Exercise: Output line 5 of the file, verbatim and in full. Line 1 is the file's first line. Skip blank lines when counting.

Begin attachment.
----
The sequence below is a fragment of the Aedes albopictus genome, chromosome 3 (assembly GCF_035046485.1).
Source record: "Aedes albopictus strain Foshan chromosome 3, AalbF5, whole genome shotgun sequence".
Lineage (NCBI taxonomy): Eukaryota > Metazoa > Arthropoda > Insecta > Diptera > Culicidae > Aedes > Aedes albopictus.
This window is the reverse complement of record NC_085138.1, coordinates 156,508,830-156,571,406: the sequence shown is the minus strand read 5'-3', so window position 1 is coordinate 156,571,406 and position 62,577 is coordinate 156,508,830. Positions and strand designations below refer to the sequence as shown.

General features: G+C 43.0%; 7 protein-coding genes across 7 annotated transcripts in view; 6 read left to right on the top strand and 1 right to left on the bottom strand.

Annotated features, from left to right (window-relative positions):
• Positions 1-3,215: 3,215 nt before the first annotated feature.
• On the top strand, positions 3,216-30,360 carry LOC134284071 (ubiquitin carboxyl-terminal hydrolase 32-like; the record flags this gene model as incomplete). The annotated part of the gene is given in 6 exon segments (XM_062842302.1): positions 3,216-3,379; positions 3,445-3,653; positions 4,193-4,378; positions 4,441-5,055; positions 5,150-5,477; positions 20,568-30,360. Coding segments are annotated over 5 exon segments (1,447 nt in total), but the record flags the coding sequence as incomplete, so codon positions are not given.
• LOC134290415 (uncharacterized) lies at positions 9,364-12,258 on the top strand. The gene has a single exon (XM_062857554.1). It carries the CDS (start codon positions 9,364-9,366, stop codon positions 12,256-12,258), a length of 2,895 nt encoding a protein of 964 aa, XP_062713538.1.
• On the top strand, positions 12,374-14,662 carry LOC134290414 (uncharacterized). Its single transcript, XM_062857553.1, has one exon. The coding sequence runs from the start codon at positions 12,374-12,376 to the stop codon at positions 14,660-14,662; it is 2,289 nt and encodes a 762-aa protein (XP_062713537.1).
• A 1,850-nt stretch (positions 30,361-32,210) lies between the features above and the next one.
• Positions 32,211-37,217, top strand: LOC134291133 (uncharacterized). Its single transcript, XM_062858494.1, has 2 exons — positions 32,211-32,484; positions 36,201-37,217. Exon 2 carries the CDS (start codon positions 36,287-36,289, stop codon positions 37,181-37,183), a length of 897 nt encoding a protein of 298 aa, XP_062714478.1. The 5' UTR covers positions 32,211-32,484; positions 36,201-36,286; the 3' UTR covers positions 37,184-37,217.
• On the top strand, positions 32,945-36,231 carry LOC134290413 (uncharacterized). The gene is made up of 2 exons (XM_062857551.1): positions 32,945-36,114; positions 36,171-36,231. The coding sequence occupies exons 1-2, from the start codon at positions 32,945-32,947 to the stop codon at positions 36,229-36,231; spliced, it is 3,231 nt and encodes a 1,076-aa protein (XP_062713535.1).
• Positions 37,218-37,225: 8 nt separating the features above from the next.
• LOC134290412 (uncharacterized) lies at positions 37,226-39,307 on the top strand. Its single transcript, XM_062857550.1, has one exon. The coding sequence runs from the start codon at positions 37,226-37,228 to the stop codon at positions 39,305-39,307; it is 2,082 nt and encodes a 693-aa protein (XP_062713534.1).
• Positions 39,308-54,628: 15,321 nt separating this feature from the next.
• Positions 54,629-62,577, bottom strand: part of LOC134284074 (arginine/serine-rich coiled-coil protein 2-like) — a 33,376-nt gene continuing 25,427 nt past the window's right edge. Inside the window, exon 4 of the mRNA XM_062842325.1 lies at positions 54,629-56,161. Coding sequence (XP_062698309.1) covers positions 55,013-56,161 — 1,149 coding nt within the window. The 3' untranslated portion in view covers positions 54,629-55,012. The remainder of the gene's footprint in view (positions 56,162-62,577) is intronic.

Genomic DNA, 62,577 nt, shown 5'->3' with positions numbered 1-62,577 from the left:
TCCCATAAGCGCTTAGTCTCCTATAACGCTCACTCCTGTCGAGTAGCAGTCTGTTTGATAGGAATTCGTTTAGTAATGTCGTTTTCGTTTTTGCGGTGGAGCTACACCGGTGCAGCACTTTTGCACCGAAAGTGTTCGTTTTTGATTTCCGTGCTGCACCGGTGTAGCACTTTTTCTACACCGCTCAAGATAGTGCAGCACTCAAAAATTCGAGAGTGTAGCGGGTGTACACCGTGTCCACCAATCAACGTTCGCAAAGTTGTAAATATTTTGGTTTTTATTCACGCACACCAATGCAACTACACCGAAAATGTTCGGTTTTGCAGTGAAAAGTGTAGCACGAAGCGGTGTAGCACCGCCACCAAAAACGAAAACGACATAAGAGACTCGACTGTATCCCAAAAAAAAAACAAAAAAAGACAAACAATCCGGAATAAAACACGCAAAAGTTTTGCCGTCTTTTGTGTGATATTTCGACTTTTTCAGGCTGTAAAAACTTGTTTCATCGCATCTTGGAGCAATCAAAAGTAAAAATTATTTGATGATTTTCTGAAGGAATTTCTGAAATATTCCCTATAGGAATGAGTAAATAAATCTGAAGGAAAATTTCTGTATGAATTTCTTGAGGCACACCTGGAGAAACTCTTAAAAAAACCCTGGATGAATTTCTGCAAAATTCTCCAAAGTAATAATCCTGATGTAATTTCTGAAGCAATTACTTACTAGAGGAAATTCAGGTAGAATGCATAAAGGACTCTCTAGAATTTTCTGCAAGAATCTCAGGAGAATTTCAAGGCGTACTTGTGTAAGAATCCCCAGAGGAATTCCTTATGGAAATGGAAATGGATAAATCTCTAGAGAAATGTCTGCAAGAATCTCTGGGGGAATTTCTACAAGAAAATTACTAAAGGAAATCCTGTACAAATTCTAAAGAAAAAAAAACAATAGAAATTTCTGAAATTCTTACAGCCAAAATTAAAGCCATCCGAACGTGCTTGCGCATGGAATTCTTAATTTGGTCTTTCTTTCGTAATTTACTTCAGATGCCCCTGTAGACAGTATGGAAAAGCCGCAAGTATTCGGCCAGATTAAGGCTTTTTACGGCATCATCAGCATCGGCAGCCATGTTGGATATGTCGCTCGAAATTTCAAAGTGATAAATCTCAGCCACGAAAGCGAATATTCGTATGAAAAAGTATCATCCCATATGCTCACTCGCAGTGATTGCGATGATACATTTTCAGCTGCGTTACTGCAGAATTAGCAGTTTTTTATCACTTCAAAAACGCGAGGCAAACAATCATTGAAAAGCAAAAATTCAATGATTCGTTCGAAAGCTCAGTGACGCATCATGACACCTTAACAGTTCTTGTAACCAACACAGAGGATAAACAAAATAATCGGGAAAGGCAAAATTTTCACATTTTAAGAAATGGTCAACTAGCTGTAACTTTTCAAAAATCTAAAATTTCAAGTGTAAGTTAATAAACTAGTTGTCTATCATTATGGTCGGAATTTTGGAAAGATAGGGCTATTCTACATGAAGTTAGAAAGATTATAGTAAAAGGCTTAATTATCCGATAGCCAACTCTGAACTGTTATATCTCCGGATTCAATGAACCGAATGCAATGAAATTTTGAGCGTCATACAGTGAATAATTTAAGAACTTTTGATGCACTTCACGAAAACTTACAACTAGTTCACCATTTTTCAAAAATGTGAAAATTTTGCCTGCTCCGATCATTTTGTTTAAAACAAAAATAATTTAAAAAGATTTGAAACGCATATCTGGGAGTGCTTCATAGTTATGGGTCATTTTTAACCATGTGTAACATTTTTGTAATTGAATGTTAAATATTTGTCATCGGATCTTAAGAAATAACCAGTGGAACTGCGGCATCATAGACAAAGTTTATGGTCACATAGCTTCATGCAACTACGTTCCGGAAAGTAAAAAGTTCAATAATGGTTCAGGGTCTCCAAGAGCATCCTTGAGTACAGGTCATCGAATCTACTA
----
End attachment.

General features: G+C 43.0%; 7 protein-coding genes across 7 annotated transcripts in view; 6 read left to right on the top strand and 1 right to left on the bottom strand.